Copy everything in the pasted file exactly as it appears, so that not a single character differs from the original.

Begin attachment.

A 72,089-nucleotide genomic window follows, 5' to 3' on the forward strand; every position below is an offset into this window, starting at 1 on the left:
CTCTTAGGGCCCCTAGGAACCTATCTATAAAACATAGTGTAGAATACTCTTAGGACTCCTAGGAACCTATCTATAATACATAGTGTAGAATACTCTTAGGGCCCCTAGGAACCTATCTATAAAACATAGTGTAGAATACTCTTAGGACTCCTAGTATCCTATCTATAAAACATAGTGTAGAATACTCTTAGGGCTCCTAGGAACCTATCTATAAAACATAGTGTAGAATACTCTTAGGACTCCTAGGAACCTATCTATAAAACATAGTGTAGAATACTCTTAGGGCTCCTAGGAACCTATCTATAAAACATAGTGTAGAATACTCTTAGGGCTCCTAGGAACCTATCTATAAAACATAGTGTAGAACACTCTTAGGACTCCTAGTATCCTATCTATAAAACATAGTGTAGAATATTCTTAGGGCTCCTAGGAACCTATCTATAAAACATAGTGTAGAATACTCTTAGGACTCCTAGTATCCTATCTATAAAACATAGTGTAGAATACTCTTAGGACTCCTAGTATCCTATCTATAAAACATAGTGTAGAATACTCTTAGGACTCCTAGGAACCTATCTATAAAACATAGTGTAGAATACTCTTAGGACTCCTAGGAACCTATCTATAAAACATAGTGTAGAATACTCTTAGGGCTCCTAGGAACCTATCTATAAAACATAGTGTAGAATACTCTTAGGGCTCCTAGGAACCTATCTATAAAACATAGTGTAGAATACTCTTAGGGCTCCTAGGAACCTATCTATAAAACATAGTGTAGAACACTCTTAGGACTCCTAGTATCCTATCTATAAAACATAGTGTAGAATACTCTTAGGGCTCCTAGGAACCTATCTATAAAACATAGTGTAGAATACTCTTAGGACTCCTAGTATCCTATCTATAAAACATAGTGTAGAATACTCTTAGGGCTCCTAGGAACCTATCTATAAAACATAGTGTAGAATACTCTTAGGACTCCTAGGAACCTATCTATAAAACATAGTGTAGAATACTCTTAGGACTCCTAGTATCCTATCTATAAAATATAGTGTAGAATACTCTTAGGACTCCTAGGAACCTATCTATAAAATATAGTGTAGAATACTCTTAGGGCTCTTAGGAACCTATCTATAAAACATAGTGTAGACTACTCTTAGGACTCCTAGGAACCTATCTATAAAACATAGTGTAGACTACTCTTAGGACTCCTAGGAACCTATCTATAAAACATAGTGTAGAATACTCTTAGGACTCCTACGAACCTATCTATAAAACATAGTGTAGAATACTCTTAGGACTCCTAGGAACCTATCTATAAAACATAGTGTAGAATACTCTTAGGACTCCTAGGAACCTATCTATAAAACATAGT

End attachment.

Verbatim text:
A 72,089-nucleotide genomic window follows, 5' to 3' on the forward strand; every position below is an offset into this window, starting at 1 on the left:
CTCTTAGGGCCCCTAGGAACCTATCTATAAAACATAGTGTAGAATACTCTTAGGACTCCTAGGAACCTATCTATAATACATAGTGTAGAATACTCTTAGGGCCCCTAGGAACCTATCTATAAAACATAGTGTAGAATACTCTTAGGACTCCTAGTATCCTATCTATAAAACATAGTGTAGAATACTCTTAGGGCTCCTAGGAACCTATCTATAAAACATAGTGTAGAATACTCTTAGGACTCCTAGGAACCTATCTATAAAACATAGTGTAGAATACTCTTAGGGCTCCTAGGAACCTATCTATAAAACATAGTGTAGAATACTCTTAGGGCTCCTAGGAACCTATCTATAAAACATAGTGTAGAACACTCTTAGGACTCCTAGTATCCTATCTATAAAACATAGTGTAGAATATTCTTAGGGCTCCTAGGAACCTATCTATAAAACATAGTGTAGAATACTCTTAGGACTCCTAGTATCCTATCTATAAAACATAGTGTAGAATACTCTTAGGACTCCTAGTATCCTATCTATAAAACATAGTGTAGAATACTCTTAGGACTCCTAGGAACCTATCTATAAAACATAGTGTAGAATACTCTTAGGACTCCTAGGAACCTATCTATAAAACATAGTGTAGAATACTCTTAGGGCTCCTAGGAACCTATCTATAAAACATAGTGTAGAATACTCTTAGGGCTCCTAGGAACCTATCTATAAAACATAGTGTAGAATACTCTTAGGGCTCCTAGGAACCTATCTATAAAACATAGTGTAGAACACTCTTAGGACTCCTAGTATCCTATCTATAAAACATAGTGTAGAATACTCTTAGGGCTCCTAGGAACCTATCTATAAAACATAGTGTAGAATACTCTTAGGACTCCTAGTATCCTATCTATAAAACATAGTGTAGAATACTCTTAGGGCTCCTAGGAACCTATCTATAAAACATAGTGTAGAATACTCTTAGGACTCCTAGGAACCTATCTATAAAACATAGTGTAGAATACTCTTAGGACTCCTAGTATCCTATCTATAAAATATAGTGTAGAATACTCTTAGGACTCCTAGGAACCTATCTATAAAATATAGTGTAGAATACTCTTAGGGCTCTTAGGAACCTATCTATAAAACATAGTGTAGACTACTCTTAGGACTCCTAGGAACCTATCTATAAAACATAGTGTAGACTACTCTTAGGACTCCTAGGAACCTATCTATAAAACATAGTGTAGAATACTCTTAGGACTCCTACGAACCTATCTATAAAACATAGTGTAGAATACTCTTAGGACTCCTAGGAACCTATCTATAAAACATAGTGTAGAATACTCTTAGGACTCCTAGGAACCTATCTATAAAACATAGT